By Samuel Burke, CNN
Peace talks between Israel and the Palestinians are completely stalled.
Parties from both sides have called for America to renew its efforts, but one person is not.
Columbia University professor Rashid Khalidi argues that America's role in that peace process is actually hindering the situation, not helping it, in his new book called "Brokers of Deceit: How the U.S. Has Undermined Peace in the Middle East.
Khalidi believes that a trip like the one President Barack Obama just made to the region has more do with the U.S. relationship with Israel than it does with the Palestinians.
In his book, Khalidi goes as far to argue that the U.S. is largely complicit, whether deliberately or not, in the reality that there's been no peace between these two places.
"It has made the situation measurably worse." Khalidi told CNN's Ali Velshi on Thursday. "We've exacerbated the problem. As far as the Palestinians are concerned, as far as the conditions under which they live. So they can call it what they want. But it's scandalous for them to call it a peace process."
Bret Stephens, foreign affairs columnist for The Wall Street Journal, says that the peace process was misnamed from the very beginning.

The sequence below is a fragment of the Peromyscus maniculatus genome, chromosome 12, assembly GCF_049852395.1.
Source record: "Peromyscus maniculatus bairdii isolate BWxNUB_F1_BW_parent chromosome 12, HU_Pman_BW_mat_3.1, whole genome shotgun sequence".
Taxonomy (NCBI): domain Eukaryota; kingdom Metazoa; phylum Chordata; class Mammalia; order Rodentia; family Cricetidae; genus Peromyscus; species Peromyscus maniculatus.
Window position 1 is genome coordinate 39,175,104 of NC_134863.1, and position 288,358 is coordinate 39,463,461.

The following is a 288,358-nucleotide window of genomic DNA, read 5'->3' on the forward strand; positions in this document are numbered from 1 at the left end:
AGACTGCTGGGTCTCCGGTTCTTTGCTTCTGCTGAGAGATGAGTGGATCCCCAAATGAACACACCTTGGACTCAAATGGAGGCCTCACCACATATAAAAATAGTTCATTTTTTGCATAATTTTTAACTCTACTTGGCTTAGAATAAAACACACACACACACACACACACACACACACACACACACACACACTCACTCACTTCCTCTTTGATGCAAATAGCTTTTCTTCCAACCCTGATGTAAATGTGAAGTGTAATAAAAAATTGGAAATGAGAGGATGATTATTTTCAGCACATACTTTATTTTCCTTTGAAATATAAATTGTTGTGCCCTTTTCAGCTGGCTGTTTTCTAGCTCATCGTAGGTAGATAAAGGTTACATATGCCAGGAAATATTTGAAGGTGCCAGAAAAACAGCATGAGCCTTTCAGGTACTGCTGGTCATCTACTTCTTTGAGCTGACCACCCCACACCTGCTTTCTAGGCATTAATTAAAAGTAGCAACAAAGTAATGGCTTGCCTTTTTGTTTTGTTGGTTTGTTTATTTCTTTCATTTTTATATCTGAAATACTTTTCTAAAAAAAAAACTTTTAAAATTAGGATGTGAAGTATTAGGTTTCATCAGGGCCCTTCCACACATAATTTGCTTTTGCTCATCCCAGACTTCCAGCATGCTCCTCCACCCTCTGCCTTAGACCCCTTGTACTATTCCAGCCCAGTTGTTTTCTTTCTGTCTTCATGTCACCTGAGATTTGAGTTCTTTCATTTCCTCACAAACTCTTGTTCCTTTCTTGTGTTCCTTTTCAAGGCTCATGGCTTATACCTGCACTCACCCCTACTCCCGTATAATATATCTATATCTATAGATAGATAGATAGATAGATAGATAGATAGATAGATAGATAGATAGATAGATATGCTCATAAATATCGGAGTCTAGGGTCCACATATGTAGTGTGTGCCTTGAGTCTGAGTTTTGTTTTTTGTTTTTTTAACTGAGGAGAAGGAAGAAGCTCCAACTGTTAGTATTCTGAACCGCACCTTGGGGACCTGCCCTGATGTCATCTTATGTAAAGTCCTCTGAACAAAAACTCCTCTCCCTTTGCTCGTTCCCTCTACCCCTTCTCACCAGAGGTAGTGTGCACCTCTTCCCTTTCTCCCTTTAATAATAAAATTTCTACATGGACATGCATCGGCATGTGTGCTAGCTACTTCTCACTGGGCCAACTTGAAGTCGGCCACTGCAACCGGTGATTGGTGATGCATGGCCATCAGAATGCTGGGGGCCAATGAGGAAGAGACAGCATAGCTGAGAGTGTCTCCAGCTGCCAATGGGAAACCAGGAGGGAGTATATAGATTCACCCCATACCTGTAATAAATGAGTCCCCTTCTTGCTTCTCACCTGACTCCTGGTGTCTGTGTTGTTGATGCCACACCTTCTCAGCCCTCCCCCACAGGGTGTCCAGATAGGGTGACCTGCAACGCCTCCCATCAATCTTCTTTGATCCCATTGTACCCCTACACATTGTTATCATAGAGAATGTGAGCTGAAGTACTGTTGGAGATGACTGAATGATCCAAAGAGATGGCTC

"In part because the maximum Israel could give was less than the minimum Palestinians were willing to accept," Stephens said in a conversation with Velshi and Khalidi. He added that this is mainly because Palestinians insist on the dismantling of the settlements, but Israelis are unlikely to push for that because in the past Israel has dismantled settlements and garnered little results in favor of peace.
In spite of that, a recent poll that was published in the Jerusalem Post showed that a majority of both peoples support a two-state solution: 59% of Palestinians and 62% of Israelis.
"It's largely insoluble because for the past 20 years, we've gone in the wrong direction," Khalidi said. "The things that could and should have been done, when you had this welcoming attitude toward peace."
But Stephens sees Palestinian militarism as the number one obstacle to a Palestinian state.
"I think that the best policy that could be pursued on all three sides - American, Israeli and Palestinian - are small confidence-building measures, not big steps, not huge grand bargains, small things that every side can do to reduce the number of checkpoints, to provide security assistance to Palestinian security personnel."
"I think that's pumping formaldehyde into a corpse," Kalidi said in response to Stephens. "This entire structure is dead. It will not produce a resolution."
Khalidi suggests going to an international body instead of the United States.
For the time being, the United States' influence is undeniable; how President Obama chooses to exercise it in his second term remains to be seen.